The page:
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Domestic Violence Awareness and Prevention Month

By: Heaven Osborne

October is National Domestic Violence Awareness and Prevention Month. This month is used to bring awareness and support to the millions of individuals who are victims of intimate partner violence every year. Domestic violence can manifest in many different forms and effects people of all backgrounds. President Biden’s administration has enacted new laws this year to help women, military personnel, and marginalized groups who experience domestic violence. Students effected by domestic violence can find help on campus at Vol Sate through Student Support and Campus Police.

Intimate Partner Violence or Domestic Violence can involve sexual violence, physical violence, stalking, or psychological aggression. All these acts or only one in a romantic relationship is considered intimate partner violence or domestic violence.

The Centers for Disease Control reports, “About 41% of women and 26% of men experienced contact sexual violence, physical violence, and/or stalking by an intimate partner and reported an intimate partner violence-related impact during their lifetime.”

In an effort to give more funding to services for survivors of domestic violence President Biden signed the Violence Against Women Act Reauthorization Act into law in March of 2022, “which extends all current VAWA grant programs until 2027”.

President Biden’s administration is also working to bring more awareness and support to members of marginalized groups in the United States that have historically experienced some of the highest rates of domestic violence. They are also working to change the way the military approaches domestic violence.

President Biden stated in his Proclamation on National Domestic Violence Awareness and Prevention Month, 2022, “Last year, I signed the National Defense Authorization Act to fundamentally shift how the military investigates and prosecutes domestic violence, sexual assault, and related crimes”.

In addition to the support President Biden’s administration has set in place, Volunteer State students experiencing domestic violence can find support on campus. On campus, students in need due to domestic violence can approach campus police or student support to find resources, report abuse, or seek protection.

Tiffany Zwart, Coordinator of Student Support, said, “Domestic Violence issues on campus are referred to our Title IX Coordinator. We often have students who visit with us about interpersonal violence. They can then choose to report or not, and either way we will provide resources for them to use”.

Vol State partners with HomeSafe and The Sexual Assault Center of Nashville. “We refer students to these agencies for support, counseling, and even housing for those leaving violent households,” said Coordinator Zwart.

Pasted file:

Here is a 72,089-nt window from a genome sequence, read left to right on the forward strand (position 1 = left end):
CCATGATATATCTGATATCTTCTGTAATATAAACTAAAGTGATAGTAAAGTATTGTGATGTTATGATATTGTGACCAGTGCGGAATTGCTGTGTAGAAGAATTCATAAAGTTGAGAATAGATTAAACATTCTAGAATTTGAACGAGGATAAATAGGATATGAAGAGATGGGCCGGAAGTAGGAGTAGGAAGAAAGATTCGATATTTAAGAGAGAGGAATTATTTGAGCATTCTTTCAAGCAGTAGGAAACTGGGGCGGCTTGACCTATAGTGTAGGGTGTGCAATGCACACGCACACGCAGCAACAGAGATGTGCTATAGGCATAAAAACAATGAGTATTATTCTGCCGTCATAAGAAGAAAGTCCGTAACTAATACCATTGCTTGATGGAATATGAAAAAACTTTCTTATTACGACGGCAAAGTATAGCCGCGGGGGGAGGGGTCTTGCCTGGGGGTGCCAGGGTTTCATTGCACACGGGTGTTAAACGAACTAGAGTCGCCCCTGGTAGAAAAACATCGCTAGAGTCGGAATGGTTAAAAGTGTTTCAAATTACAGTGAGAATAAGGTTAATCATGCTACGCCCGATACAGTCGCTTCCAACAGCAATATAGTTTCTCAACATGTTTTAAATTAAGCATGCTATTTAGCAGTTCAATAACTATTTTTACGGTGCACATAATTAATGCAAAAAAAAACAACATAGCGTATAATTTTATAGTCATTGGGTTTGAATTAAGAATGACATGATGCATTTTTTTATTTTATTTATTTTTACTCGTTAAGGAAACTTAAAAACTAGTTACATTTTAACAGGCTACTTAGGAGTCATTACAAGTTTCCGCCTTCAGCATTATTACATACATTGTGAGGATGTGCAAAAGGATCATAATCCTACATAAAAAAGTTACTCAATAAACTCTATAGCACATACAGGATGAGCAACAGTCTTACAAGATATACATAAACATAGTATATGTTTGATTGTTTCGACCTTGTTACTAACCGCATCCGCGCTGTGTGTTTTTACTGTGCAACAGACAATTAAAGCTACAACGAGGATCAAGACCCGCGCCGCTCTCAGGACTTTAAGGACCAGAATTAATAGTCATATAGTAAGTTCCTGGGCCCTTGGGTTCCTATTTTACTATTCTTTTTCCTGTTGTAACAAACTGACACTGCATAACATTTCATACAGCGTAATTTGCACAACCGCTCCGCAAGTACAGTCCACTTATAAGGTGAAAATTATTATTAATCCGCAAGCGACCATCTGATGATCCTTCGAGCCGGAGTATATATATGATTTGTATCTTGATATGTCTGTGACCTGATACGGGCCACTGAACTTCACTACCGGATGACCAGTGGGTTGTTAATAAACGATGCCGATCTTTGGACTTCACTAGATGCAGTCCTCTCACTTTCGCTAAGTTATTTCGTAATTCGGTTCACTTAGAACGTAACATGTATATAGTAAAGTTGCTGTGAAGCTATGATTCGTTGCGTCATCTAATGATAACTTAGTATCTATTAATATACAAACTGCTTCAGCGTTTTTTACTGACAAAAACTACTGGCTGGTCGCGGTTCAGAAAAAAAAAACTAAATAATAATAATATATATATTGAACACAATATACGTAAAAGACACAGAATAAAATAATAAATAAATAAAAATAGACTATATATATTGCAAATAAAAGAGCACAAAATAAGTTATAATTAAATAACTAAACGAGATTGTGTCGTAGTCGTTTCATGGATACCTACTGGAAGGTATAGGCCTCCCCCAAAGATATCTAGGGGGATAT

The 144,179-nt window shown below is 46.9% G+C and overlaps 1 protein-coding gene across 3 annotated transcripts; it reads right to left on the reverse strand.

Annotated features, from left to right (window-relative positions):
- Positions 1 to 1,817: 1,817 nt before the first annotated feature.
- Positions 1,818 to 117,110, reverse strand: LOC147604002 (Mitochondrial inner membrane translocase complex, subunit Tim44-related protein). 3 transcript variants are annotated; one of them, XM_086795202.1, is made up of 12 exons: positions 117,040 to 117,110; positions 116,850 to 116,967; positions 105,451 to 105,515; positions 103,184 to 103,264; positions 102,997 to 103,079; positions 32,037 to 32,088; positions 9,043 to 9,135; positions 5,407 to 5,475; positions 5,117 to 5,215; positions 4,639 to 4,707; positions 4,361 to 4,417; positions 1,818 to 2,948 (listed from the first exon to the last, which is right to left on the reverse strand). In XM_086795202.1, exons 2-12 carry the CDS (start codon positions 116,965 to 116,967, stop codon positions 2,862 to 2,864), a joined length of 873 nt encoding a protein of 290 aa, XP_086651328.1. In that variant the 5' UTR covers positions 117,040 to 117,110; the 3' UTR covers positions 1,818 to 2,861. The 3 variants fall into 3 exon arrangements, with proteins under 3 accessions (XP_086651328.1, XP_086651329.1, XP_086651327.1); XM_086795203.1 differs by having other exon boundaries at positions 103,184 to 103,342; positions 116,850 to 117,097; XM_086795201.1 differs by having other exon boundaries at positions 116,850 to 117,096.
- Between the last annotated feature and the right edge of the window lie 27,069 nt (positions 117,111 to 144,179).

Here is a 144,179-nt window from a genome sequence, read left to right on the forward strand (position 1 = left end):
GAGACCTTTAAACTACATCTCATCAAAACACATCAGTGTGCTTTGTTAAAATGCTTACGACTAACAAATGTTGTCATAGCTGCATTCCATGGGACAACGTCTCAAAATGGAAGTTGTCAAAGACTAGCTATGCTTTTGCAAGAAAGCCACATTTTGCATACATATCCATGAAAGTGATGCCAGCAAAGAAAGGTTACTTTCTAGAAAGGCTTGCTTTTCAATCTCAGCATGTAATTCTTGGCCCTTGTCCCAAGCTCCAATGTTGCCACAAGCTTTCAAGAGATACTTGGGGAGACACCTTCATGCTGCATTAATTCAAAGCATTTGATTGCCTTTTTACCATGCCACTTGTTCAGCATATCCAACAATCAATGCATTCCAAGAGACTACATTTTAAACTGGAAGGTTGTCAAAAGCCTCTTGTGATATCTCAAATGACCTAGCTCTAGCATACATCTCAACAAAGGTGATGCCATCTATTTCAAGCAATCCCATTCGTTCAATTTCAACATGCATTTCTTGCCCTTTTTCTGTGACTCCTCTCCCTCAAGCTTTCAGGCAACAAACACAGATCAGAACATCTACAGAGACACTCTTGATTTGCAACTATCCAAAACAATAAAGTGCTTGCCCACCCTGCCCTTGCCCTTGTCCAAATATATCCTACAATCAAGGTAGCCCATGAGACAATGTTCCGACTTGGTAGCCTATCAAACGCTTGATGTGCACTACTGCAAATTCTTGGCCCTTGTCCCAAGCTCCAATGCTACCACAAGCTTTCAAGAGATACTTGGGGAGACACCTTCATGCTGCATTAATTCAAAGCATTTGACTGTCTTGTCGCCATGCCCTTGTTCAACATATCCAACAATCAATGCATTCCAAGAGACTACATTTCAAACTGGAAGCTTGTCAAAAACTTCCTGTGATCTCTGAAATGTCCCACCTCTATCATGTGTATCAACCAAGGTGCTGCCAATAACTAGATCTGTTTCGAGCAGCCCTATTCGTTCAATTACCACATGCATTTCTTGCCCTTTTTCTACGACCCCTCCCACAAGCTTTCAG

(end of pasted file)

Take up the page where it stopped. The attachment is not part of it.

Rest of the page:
If a student approaches campus police for support they can, “Assist with things like obtaining Orders of Protection, No-contact Orders, possible arrest, and investigation (If it occurs on campus) and can also be a liaison between the victim and their local jurisdictional police department,” said Assistant Chief of Campus Police, Tim Anschuetz.

Vol State and Student Services work together to bring awareness to domestic violence and sexual assault through events like the “What Were You Wearing” campaign.

“Their ‘What were you wearing’ campaign on sexual and domestic assault is one of the best I have ever seen and has had a deep and meaningful impact on all that have experienced it,” said Assistant Chief Anschuetz.

Domestic violence affects people of all backgrounds and shows up an many different forms but can be difficult to recognize in those around us.

When asked what some signs of domestic abuse individuals could recognize in friends or family members were, Assistant Chief Anschuetz said, “There are the obvious signs like marks and bruises but often there are emotional and personality changes. Often a change in demeanor, seclusion and isolation, personality changes, unexplained repeated tardiness or absences, extra emotional, or just acting differently than what is normal for that person. None of these in and of themselves is a confirmation of domestic violence, but they are red flags that can be indicators”.

When asked the same question, Tiffany Zwart said, “Sometimes it is really difficult to see. The most shared trait in abusive relationships is the amount of power the abuser asserts over their partner. I think the best thing we can do is always be an open ear to those around us and be a support no matter how that looks. On average it takes a victim 7 times to leave before staying away from an abusive partner for good. I think having grace and patience for individuals in an abusive relationship is most important.”

Signs of domestic violence may not always be easily identified, but those in need can still find resources through Vol State campus and the greater Gallatin community. Volunteer State Community College and the United States recognize October as National Domestic Violence Awareness and Prevention Month and use this month to promote support for individuals of all backgrounds who experience domestic violence.

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